Presentation on theme: "OSHA Blood Borne Pathogen and Tuberculosis Training PART II Tuberculosis Author: Maxine Edwards, RN, ICP ECU Infection Control Presented by: Patti Goetz,"— Presentation transcript:
OSHA Blood Borne Pathogen and Tuberculosis Training PART II Tuberculosis Author: Maxine Edwards, RN, ICP ECU Infection Control Presented by: Patti Goetz, RN ECU Infection Control
Tuberculosis Airborne Pathogen Old Enemy New Battle
TB Trends by Case Rate Per 100,000 Population
TB in NC and Pitt Co =335 cases reported in NC, ranking NC 22 nd in the nation 2004= 7 cases 2006= 6 cases 2007 = 11 cases reported in Pitt Co.
MTB Cases in NC YearNC Pitt Co. ECU
TB Cases by NC County 2007 Number
High Risk for TB in NC 2007 HIV: 9% (2006= 5%) Homeless: 4% (2006=5%) Alcohol abuse: 12% (2006=17%) Foreigners: 41% (2006=36%) Health care workers: 1% (2006=2%) Close living conditions (prisons, nursing homes) : 5% (2006=6%)
Airborne Spreads when someone with active TB disease coughs, talks, laughs, sneezes, or spits TB bacteria into the air Uninfected person breathes in TB bacteria Transmission
Fever, chills Night sweats Fatigue and weakness Cough > 2 weeks Thick, cloudy or bloody sputum Decreased appetite and weight loss Shortness of breath and chest pain Signs & Symptoms
LATENT TB INFECTION ACTIVE TB DISEASE Exposed to active TB disease, bacteria enters body but is controlled Infection has progressed to active disease, bacteria are multiplying Positive TB skin test No symptoms Will have symptoms Negative CXR Positive CXR WILL NOT INFECT OTHERS WILL
A TB skin test or PPD will show if you have any TB bacteria in your body. All employees or students that are potentially exposed to TB need to receive a skin test annually. How do we test for TB?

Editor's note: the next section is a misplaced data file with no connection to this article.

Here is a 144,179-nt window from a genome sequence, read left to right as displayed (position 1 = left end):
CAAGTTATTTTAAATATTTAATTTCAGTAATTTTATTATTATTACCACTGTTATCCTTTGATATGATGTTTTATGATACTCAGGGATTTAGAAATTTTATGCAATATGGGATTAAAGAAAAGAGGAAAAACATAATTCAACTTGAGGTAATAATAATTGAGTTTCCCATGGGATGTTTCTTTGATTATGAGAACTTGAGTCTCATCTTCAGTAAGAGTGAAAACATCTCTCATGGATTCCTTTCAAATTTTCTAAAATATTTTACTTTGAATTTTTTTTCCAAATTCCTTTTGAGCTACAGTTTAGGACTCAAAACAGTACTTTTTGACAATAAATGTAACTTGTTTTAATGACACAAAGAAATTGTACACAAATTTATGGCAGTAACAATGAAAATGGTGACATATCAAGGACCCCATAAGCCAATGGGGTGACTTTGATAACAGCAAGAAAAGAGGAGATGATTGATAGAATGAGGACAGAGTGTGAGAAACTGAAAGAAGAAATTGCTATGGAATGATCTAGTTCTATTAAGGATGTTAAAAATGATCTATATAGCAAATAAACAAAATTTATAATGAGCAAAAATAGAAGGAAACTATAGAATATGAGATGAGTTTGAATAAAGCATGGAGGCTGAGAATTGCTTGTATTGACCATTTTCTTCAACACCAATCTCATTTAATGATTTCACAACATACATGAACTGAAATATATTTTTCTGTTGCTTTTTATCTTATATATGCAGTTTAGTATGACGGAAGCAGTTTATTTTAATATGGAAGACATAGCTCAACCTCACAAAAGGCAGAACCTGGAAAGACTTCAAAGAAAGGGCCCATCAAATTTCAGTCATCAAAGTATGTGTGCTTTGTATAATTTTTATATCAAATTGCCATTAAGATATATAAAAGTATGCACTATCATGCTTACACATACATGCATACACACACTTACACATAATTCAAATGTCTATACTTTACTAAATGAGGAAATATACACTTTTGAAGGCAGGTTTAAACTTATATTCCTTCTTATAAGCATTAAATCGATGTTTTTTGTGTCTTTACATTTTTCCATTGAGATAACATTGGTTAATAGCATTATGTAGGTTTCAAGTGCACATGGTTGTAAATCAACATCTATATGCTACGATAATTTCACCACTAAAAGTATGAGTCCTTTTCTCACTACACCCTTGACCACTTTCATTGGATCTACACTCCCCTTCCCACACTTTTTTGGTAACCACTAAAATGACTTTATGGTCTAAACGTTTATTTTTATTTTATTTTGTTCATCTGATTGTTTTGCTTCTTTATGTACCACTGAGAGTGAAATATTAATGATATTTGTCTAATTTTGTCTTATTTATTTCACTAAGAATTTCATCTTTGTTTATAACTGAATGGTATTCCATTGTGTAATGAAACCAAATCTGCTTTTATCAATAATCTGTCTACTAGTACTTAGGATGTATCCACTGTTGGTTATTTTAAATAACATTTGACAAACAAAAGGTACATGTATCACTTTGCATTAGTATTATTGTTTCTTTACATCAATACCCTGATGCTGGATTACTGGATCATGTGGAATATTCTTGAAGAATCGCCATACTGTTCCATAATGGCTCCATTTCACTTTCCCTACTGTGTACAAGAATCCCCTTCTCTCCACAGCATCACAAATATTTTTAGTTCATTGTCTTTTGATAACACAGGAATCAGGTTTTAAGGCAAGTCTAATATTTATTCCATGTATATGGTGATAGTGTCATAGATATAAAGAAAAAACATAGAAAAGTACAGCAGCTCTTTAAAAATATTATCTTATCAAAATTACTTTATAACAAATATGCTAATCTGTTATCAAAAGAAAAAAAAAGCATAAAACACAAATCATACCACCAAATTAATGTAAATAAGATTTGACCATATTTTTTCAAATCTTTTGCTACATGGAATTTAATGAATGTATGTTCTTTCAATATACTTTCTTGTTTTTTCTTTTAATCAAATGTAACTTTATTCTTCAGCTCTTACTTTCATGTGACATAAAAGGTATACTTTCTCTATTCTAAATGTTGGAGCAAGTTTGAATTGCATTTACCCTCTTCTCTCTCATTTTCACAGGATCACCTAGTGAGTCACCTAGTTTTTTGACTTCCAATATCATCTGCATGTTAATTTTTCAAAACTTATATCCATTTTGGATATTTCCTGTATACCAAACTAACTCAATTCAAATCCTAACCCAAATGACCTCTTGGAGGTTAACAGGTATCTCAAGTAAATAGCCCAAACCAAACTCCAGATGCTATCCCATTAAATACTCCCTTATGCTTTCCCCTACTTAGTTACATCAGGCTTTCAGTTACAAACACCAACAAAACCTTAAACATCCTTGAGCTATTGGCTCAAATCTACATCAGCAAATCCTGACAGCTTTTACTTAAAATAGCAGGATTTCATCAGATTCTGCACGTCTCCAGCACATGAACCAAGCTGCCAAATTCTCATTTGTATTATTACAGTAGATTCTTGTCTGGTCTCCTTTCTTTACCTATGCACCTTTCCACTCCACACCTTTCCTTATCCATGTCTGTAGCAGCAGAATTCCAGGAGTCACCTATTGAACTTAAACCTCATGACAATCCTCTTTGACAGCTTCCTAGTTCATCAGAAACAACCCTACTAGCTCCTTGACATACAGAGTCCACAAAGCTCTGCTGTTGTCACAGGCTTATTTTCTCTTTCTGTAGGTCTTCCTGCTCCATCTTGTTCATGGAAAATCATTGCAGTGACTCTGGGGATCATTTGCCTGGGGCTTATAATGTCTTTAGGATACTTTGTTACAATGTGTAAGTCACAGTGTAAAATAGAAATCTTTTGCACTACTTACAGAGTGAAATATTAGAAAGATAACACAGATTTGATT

If patients have symptoms of TB, offer tissues and surgical masks. Escort patients to the nearest “negative pressure” room to isolate them. Patient should wear mask outside room and during transport to other departments All health care workers who work with potential TB patients should wear appropriate PPE when working with infectious individuals. How do Healthcare Workers avoid exposure to TB?
Remember your size Fit testing will be done annually for those performing high risk procedures Others will be done every 5 yrs unless there are facial changes. You will be asked about changes at your annual health update N-95 Respirator
Notify Prospective Health of facial changes: large amount of weight gain or loss facial trauma and/or surgery growth or shaving of beard If unable to wear mask, you will be instructed in the use of a PAPR N-95 Respirator
Power Air-Purifying Particulate Respirators (PAPR)
What if I have Latent TB Infection? 90% of healthy people with TB infection will never develop TB disease. Should be evaluated for prophylactic medications by the health department or a private physician. Prophylaxis meds reduce lifetime risk of developing active TB disease by 95% Be aware of signs and symptoms of active TB disease
You will receive antibiotics which will eventually kill the TB bacteria in your body You may return to work when no longer infectious (usually 2-3 weeks after starting antibiotics) What if I am diagnosed with TB disease?
Treat and Prevent TB Must take antibiotics as directed for active TB disease Treatment directly observed by county Health Dept. It’s the Law!
When can I return to work if I develop active TB disease? Once evaluated by Prospective Health When you are no longer infectious -appropriate therapy x 2-3 weeks -clinical improvement of sx -3 negative sputum smears -stable or improved CXR